If I wasn't a mixed media artist, I would be a potter-- I have a real weakness for pottery-- especially raku-- and I particularly love raku with copper, blue and purple. I am very inspired by pottery glazes and they influence alot of my experiments, especially on my journals. On this one, I was playing with purple, blue and copper using alcohol to create resist areas and mottling. I am really happy with how it turned out. The texture on the front reminds me of those variegated metal foils. Maybe in my next life, I will be a potter... or in this one someone will donate a kiln. :)


New Journal

9x7 refillable handmade journal
with handcast paper collage and distressed metallic paints.
back cover


Using Sections: Time Management

I use my journal for everything-- and I want everything in one place so I don't have to drag around a sketchbook, daytimer, journal, poetry journal, general notebook, lists, art journal etc. All of my journals have separate signatures[sections] of folded paper so I use each section for a specific area. Once I fill that section, I archive it, and refill the section with new paper. My personal favourite journal size is 9x7 because I can use legal size 81/2x14 paper in it. I make up alot of my templates on the computer to work in my journal. I love Excel and make most of my templates using spreadsheets. Over the next while I will try to post pics of some of my templates.
This is a pic of my Week at a Glance template:

It has 8 columns-- one for each day of the week and one for general notes I need to remind myself of for that week. I mostly use my week at a glance for appointment/ committments and to block out time to fit in studio time/ shipping/ computer time and the other things I need to do to try and maintain a balanced life. So my week at glance is more about creating structure for my week. I use post-it notes for my day to day list-- so if I don't get something done one day, I can just move it forward to the next day easily.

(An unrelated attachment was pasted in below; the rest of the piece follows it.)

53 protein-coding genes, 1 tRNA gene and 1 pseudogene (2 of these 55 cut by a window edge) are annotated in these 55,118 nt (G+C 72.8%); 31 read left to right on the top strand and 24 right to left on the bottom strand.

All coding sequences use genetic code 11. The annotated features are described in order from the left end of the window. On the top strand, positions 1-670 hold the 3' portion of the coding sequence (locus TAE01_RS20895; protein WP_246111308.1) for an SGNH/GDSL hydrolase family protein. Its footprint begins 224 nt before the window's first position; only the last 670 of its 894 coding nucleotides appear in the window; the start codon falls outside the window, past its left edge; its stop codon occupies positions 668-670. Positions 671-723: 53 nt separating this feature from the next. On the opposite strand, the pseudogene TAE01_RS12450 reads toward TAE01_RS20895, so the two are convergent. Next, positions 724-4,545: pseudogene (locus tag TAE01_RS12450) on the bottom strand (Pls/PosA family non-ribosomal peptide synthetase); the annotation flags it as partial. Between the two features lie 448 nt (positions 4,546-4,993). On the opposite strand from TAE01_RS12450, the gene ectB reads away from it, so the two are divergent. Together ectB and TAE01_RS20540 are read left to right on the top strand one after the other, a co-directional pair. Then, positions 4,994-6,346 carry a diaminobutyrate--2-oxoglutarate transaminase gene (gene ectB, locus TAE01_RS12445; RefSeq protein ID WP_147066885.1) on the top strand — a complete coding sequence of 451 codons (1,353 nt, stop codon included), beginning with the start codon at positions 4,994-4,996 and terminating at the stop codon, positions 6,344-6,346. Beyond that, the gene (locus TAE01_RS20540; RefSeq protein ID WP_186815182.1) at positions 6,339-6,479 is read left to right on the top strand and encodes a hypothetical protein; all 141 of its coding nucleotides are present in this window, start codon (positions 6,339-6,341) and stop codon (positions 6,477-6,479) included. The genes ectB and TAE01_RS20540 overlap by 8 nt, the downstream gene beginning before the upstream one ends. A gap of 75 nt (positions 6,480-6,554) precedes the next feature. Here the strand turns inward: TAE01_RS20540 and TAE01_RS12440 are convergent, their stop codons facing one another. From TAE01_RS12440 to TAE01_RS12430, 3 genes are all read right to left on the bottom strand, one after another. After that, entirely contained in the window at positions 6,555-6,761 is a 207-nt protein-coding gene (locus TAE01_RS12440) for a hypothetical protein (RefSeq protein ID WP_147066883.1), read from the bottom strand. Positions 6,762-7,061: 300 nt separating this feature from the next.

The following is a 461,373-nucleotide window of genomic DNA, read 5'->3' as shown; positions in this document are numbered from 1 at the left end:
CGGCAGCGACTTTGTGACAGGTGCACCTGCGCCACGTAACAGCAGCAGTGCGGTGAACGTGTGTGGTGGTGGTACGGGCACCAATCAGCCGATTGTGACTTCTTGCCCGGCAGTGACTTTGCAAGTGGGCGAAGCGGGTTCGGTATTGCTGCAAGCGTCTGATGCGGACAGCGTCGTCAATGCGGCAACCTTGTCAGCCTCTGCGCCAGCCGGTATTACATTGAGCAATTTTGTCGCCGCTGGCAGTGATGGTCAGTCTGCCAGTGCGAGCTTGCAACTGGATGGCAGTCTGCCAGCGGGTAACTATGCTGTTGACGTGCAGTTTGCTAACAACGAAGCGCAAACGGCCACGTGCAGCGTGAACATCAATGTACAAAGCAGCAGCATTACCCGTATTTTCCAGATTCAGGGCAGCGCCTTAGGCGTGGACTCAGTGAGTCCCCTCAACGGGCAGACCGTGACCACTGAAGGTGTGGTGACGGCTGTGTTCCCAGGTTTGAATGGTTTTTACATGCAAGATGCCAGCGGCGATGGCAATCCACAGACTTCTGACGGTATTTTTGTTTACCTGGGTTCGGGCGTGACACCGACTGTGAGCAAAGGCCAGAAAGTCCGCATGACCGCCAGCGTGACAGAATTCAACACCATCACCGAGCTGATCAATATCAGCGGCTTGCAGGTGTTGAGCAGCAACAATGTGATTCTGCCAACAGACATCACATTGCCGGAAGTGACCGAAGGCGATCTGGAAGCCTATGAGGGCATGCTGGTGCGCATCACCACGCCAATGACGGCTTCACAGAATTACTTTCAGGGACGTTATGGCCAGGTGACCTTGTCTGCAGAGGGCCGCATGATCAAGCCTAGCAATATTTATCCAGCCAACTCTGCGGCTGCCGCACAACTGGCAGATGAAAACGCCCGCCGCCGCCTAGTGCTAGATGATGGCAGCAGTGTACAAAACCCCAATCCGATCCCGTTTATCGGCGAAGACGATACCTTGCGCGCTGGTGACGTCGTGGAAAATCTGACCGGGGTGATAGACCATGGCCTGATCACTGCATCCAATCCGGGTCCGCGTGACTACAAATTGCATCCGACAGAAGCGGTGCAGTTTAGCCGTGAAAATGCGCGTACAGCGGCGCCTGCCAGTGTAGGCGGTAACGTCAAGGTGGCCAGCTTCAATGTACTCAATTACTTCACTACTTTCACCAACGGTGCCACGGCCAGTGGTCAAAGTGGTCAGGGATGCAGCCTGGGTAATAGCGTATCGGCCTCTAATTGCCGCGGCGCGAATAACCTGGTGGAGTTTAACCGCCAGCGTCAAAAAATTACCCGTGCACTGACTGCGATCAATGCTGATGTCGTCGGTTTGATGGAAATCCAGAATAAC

Print Plates

I like to hand decorate my pages for my journals. These are some of the pages from my journal. I like to write poetry on them, use them as dividers for designating sections or use them as a base for art journaling.

This is a picture of some of my print plates. I use various materials to make them. I use a pencil on styrofoam trays to make an easy negative plate. On matboard, I use dimensional paint, string, dimensional wallpaper, stencils with molding paste or cut up pieces of kids craft foam and adhere them with matte acrylic gel. You can also use linocutters on plumbers rubber gasket. I often use my plates with gesso as it creates a subtle resist pattern when you put a light wash of paint over it.


Background on Making Journals

Fairly regularly I get questions about how my journals work, so I thought I would do a post on it.